Pretoria – A wealthy Cape Town medical specialist may find himself behind bars for two months if he does not pay his ex-wife more than R1.5 million in maintenance arrears by this time next month.
Judge PAL Gamble further ordered the husband pay his ex-wife the monthly amount of R69 384.48 for her expenses (they do not have children) or he could also find himself in jail for contempt of court.
The husband, who is only identified by his initials in court papers as it is a maintenance dispute, entered into a settlement with his wife in 2013 when they got divorced.
It was the second marriage for both, and they had been married for 14 years.
In terms of the settlement, he agreed to pay her a monthly sum of R52 000, and agreed this amount would escalate yearly.
By the time the wife, 62, turned to court, the amount was set at R69 348.48.
At the time of the divorce, the husband said he would ensure his wife had a comfortable lifestyle through his maintenance for as long as she did not remarry or cohabit.
But as time went by, the amount became less and less, and by May this year, he had only paid her R10 000.
According to the husband, he could no longer afford to keep her in luxury. He told the court he assumed she would be reasonable about it and not turn to the legal route.
Over the past few months he wrote several messages to her in which he said it was high time that she found someone who could take care of her.
He also accused her of being lazy and lying on the couch all day long, and spending his money.
The judge remarked the husband was a keen user of the WhatsApp social media tool and his correspondence with the wife revealed he had been griping about having to maintain her for many years.
He said he was no longer prepared to pay what he considered to be a “ridiculous” sum for maintenance.
He said he could not afford it, his practice was failing and he wished to sever all connection with the applicant, suggesting a capital payment in settlement of his maintenance obligation might be worthy of consideration.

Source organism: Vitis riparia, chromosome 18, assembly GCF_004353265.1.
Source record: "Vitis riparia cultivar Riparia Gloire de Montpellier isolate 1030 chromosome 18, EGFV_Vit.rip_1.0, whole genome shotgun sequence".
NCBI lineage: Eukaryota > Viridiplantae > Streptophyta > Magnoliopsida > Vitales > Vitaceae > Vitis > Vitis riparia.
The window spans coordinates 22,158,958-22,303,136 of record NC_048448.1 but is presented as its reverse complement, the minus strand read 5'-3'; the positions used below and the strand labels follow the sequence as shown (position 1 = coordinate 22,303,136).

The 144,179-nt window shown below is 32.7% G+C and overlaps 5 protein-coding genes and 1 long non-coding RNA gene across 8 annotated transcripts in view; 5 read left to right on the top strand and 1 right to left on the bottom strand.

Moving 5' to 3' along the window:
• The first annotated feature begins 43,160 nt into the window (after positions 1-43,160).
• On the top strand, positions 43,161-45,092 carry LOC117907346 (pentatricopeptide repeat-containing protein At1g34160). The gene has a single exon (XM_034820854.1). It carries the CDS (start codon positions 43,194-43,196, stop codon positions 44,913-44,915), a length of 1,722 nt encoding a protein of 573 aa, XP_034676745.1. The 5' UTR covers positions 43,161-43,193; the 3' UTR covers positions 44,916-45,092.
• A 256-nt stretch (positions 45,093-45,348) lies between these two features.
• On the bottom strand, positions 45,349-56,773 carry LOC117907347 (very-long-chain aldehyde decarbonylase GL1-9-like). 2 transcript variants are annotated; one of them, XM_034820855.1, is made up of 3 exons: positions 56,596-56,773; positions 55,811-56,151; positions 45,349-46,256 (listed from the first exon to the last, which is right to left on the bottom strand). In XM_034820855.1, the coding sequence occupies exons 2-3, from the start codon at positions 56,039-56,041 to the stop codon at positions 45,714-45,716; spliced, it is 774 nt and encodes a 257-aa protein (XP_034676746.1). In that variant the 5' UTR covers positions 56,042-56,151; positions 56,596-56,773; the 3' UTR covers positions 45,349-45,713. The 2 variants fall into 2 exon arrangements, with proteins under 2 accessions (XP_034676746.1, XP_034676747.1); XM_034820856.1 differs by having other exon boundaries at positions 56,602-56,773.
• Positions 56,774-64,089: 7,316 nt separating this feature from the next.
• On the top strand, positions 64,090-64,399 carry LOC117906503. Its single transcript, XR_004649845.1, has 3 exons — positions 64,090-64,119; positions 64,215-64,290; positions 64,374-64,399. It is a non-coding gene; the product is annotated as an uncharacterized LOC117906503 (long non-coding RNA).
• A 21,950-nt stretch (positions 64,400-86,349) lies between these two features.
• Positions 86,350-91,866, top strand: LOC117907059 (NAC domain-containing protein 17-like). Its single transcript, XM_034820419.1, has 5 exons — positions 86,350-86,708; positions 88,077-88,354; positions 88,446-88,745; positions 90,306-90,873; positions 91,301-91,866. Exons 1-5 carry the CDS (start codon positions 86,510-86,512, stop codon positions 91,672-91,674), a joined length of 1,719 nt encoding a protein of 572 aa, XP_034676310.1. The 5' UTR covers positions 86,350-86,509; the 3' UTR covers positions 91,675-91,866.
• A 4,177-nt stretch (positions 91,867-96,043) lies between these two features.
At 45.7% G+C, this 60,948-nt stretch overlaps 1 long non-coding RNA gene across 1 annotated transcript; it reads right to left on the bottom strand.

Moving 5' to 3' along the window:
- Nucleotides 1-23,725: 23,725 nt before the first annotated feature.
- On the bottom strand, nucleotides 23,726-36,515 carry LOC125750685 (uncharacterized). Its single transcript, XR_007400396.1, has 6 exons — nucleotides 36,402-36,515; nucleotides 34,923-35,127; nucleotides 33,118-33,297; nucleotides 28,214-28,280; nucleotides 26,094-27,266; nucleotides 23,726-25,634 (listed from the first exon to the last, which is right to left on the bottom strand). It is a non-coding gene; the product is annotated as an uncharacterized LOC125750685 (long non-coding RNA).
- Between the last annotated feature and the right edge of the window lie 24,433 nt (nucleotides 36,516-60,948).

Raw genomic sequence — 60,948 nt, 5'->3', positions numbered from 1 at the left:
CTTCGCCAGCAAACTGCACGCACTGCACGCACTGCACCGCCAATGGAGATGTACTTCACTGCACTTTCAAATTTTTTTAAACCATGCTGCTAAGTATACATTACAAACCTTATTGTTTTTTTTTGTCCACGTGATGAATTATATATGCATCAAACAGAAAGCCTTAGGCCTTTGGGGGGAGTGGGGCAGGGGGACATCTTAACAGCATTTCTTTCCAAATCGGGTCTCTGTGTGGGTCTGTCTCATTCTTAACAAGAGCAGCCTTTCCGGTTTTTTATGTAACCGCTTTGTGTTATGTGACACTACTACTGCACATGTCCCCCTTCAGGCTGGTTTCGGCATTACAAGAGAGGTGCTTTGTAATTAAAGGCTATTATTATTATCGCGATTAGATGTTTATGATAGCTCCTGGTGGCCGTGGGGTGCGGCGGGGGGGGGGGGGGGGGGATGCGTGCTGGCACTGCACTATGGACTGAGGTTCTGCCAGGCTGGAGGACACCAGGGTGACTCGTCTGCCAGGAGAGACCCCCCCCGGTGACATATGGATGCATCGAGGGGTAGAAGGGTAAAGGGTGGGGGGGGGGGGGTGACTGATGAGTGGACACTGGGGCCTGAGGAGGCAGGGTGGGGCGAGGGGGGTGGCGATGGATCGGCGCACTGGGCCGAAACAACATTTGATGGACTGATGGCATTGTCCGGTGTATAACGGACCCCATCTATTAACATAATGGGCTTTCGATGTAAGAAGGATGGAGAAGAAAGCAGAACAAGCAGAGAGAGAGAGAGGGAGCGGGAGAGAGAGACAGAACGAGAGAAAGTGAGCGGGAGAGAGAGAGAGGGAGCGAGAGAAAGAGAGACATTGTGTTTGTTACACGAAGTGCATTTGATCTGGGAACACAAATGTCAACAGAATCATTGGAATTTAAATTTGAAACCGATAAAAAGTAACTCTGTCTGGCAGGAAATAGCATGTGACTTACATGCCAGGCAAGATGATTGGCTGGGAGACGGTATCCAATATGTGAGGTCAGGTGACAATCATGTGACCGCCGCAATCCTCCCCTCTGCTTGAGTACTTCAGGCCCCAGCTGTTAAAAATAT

In other posts he accused her of “loafing around on her couch all day” and suggested she rather go out and find a job.
He referred to her lawyer as “rubbish” and said while she was a “parasite”, both she and her lawyer were greedy.
The husband told the court he was cash-strapped and had to “rob Peter to pay Paul”.
His financial statements were submitted to court, and the husband said most of the assets belonged to the company in whose name his practice was registered, as well as to various trusts.
These amounts reflected millions, as well as the value of various properties which he owned.
But, the husband said, as it was not in his name, it was not his money.
The judge frowned on this, as well as the fact that more than R13m had been paid from his bank account into that of his son from a first marriage.
The judge also did not take kindly to the husband’s attitude towards the ex-wife and his name-calling of her lawyer.
“It must be said that the respondent (husband) has shamelessly attempted to bully the applicant into submission through reducing her financial lifeline, knowing full well that as an unemployed woman who is presently 62 years of age she is entirely dependent on him for her livelihood ...
“In the process, the respondent has insulted and belittled the applicant and her legal representatives and even taken a swipe at this court,” the judge said.